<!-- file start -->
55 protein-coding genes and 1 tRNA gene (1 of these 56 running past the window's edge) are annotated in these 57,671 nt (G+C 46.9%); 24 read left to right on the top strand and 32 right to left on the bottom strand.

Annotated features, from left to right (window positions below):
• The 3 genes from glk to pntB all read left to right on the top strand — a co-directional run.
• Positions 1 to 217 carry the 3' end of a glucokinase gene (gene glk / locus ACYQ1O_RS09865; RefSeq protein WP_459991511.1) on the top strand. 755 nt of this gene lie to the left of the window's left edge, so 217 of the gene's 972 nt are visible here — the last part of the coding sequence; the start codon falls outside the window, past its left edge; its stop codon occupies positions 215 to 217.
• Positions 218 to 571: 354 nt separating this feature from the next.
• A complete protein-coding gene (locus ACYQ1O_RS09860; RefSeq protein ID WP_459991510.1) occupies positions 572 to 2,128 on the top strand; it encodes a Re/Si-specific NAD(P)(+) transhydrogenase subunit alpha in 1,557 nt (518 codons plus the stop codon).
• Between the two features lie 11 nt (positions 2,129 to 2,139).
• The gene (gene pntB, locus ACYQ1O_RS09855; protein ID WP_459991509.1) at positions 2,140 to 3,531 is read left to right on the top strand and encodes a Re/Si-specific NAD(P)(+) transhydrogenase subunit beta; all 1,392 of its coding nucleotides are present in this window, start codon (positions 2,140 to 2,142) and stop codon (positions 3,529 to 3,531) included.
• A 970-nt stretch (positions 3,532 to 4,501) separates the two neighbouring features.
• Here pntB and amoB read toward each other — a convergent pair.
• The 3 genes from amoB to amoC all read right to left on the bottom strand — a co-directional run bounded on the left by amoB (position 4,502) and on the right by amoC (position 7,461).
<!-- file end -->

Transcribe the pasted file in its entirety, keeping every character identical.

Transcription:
55 protein-coding genes and 1 tRNA gene (1 of these 56 running past the window's edge) are annotated in these 57,671 nt (G+C 46.9%); 24 read left to right on the top strand and 32 right to left on the bottom strand.

Annotated features, from left to right (window positions below):
• The 3 genes from glk to pntB all read left to right on the top strand — a co-directional run.
• Positions 1 to 217 carry the 3' end of a glucokinase gene (gene glk / locus ACYQ1O_RS09865; RefSeq protein WP_459991511.1) on the top strand. 755 nt of this gene lie to the left of the window's left edge, so 217 of the gene's 972 nt are visible here — the last part of the coding sequence; the start codon falls outside the window, past its left edge; its stop codon occupies positions 215 to 217.
• Positions 218 to 571: 354 nt separating this feature from the next.
• A complete protein-coding gene (locus ACYQ1O_RS09860; RefSeq protein ID WP_459991510.1) occupies positions 572 to 2,128 on the top strand; it encodes a Re/Si-specific NAD(P)(+) transhydrogenase subunit alpha in 1,557 nt (518 codons plus the stop codon).
• Between the two features lie 11 nt (positions 2,129 to 2,139).
• The gene (gene pntB, locus ACYQ1O_RS09855; protein ID WP_459991509.1) at positions 2,140 to 3,531 is read left to right on the top strand and encodes a Re/Si-specific NAD(P)(+) transhydrogenase subunit beta; all 1,392 of its coding nucleotides are present in this window, start codon (positions 2,140 to 2,142) and stop codon (positions 3,529 to 3,531) included.
• A 970-nt stretch (positions 3,532 to 4,501) separates the two neighbouring features.
• Here pntB and amoB read toward each other — a convergent pair.
• The 3 genes from amoB to amoC all read right to left on the bottom strand — a co-directional run bounded on the left by amoB (position 4,502) and on the right by amoC (position 7,461).